Today we speak about the Raspberry Pi. In the Computing world the Raspberry Pi has been the talk of the town for a while – actually for the last year or so. What is it? The Raspberry Pi is definitely not a piece of cake but a small credit card size fully functional computer which works at low power (like your smartphone) and is very cheap. The Raspberry Pi foundation’s idea was to create a product that enables teaching of basic computer science at school levels.
For us at the OAD, we are always excited to find new tools or technology to enhance basic understanding of science. But what was even better with the Raspberry Pi, is the fact that it is relatively cheap and therefore makes it accessible to poorer regions of South Africa, Africa or any place in the world where people do not have basic access to computers.
The raspberry Pi comes only with a very basic hardware and a simple operating system (OS), which is both a big strength and weakness. The fact that the OS is basic means that you can change it to suit your needs and lots of people around have used the Pi to do various projects like: weather balloons, data loggers, small-scale supercomputers, media centres, automating house electronic appliances, etc. At the same time the fact that the OS is basic means that people with very basic understanding of computer will not find the PI very friendly to use for daily tasks.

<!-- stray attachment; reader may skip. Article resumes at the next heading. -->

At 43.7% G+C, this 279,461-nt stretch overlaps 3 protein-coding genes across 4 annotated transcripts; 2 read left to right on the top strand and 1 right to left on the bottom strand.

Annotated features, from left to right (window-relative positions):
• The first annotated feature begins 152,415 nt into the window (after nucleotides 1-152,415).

Carolina got the idea of using the Pi locally as a teaching and research tool and we set off to add more software on the OS so as to make this possible. For learners in high school we added an office suite application and kstars which can be used to teach or introduce astronomy, while for more advanced people who might be involved in research we added the entire scientific python libraries and mathematica both which are strong programming tools.
After presenting the project at a British High Commission event in Cape Town, we have now reached the last stage of our project: Testing. We intend to send a small amount of Raspberry Pis around to university students and school teachers for them to use and then to give us some feedback on the usability and new ideas on what could be added on the software aspect of this exciting project.
Watch this space…
(this blog was written by OAD intern Rajin Ramphul who has been leading the RPi@OAD project)